C. Hoffman then filed an application with the Correction Board requesting, as the Correction Board stated, (1) that six OERs involving the years 1976 to 1980 "be voided and removed from his records," (2) that his passovers for his promotion to major "be set aside" and that he "be considered for, or promoted to, the permanent Regular grade of major." In a detailed report that considered Hoffman's contentions and evidence and responses by the Air Force that included a lengthy discussion and explanation of the application, the Board ruled that "[i]nsufficient relevant evidence has been presented to demonstrate the existence of probable error or injustice." The Board stated: "We are not persuaded that the removal of the applicant from his position as the Chief of the Base Procurement Division and the ensuing actions by Air Force authorities in response to his complaint were improper or in violation of the pertinent regulations." The Board concluded on this aspect of the case:


In summary, we find the removal of applicant from the position of Chief of the Procurement Division was adequately supported by the evidence of record and based on sound management principles; and that the subsequent investigation of his complaint was proper, and in substantial compliance with the pertinent regulations.

The Board further held:


Insufficient relevant evidence has been provided to show that applicant's OERs for the combined rating period 23 December 1975 through 7 May 1979 were inaccurate depictions of his performance and demonstrated potential for the referent periods.


The Board concluded that "we have no basis to warrant favorable consideration of applicant's requests that his nonselections for promotion be set aside, he be restored to active duty commissioned status; and his records be corrected to show he was promoted to permanent Regular Air Force grade of major."


D. Hoffman then filed the present action in the Claims Court, challenging the Correction Board's decision. On cross-motions for summary judgment, the court denied Hoffman's motion, granted the government's motion, and dismissed the case. The Court held that Hoffman "has not been able to sustain the heavy burden of establishing through clear and convincing evidence that the inquiry report was not an objective investigation of his removal from his position as Chief of the Procurement Division." 16 Cl.Ct. at 411. The court concluded:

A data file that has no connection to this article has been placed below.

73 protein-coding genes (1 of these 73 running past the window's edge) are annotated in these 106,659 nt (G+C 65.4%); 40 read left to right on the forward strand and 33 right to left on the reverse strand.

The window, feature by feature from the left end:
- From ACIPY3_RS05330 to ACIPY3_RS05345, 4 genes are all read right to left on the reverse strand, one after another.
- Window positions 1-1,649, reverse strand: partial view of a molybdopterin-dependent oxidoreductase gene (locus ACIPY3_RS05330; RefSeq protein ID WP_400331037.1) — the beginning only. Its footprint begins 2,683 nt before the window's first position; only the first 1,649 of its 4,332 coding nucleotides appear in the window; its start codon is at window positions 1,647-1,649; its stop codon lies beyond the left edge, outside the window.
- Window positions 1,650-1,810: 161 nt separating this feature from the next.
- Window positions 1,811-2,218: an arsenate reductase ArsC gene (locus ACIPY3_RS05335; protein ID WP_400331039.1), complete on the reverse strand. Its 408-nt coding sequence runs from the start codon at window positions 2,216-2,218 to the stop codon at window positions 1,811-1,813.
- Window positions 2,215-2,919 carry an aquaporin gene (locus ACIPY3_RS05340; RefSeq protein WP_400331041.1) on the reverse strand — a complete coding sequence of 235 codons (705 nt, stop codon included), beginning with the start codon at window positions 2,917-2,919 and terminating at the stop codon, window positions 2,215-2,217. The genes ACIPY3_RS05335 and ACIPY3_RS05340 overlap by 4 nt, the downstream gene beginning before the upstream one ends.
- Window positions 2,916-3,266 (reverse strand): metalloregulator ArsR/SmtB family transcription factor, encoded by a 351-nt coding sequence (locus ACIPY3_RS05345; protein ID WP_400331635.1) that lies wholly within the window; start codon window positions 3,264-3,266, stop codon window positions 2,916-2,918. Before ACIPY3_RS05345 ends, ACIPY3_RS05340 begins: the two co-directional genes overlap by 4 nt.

In light of the finding that the Air Force properly investigated plaintiff's complaint, it follows that plaintiff's records could not have been illegally tainted when considered by the selection boards. Absent clear and convincing evidence that the report is in error, the court must affirm the [Correction Board's] decision. Based on the record before the [Correction Board], there was substantial support for its decision that insufficient relevant evidence had been presented to demonstrate the existence of probable error or injustice. The decision of the [Correction Board] was neither arbitrary nor capricious nor contrary to law.


Id. at 412 (citation omitted).



Before this court, Hoffman does not challenge his removal as Chief of Procurement. He contends only that, under the applicable Air Force regulations, Colonel Brashear was disqualified to conduct the inquiry into the removal, that the invalidity of the inquiry fatally tainted the subsequent OERs, to which he ascribes his nonpromotion to major and the subsequent release from active duty.


Air Force Regulation 120-3, pursuant to which the inquiry was conducted, states in paragraph 2:


Air Force Policy. Matters within the following areas will be investigated by an echelon of command compatible with a complete, impartial, and unbiased presentation of facts.